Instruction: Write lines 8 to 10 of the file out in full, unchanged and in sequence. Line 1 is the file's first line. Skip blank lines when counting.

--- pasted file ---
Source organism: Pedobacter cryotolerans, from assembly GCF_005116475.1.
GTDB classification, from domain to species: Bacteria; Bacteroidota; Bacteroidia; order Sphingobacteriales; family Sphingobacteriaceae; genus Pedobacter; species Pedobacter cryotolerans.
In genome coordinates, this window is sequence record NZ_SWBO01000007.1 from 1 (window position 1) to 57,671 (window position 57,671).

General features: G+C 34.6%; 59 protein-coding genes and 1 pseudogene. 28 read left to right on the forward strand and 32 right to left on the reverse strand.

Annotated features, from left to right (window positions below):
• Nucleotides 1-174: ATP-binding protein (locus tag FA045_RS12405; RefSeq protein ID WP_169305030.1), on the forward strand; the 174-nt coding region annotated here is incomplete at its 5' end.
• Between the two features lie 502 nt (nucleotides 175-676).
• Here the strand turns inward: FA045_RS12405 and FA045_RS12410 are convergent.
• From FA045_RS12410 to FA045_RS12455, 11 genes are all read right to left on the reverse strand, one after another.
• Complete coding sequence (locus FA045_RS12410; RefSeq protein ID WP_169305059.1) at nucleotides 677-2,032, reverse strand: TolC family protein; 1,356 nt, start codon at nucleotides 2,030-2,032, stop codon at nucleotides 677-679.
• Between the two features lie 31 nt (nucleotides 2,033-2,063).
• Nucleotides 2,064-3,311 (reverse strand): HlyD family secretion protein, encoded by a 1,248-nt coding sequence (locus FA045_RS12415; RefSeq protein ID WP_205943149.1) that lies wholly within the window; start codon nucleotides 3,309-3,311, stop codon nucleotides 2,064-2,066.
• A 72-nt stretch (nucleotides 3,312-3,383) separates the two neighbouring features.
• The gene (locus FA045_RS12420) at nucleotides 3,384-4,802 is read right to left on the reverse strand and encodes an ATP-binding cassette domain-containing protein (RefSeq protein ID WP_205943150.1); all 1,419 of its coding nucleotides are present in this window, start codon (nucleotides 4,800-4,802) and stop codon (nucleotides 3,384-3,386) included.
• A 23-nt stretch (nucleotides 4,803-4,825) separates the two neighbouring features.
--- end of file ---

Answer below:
• Here the strand turns inward: FA045_RS12405 and FA045_RS12410 are convergent.
• From FA045_RS12410 to FA045_RS12455, 11 genes are all read right to left on the reverse strand, one after another.
• Complete coding sequence (locus FA045_RS12410; RefSeq protein ID WP_169305059.1) at nucleotides 677-2,032, reverse strand: TolC family protein; 1,356 nt, start codon at nucleotides 2,030-2,032, stop codon at nucleotides 677-679.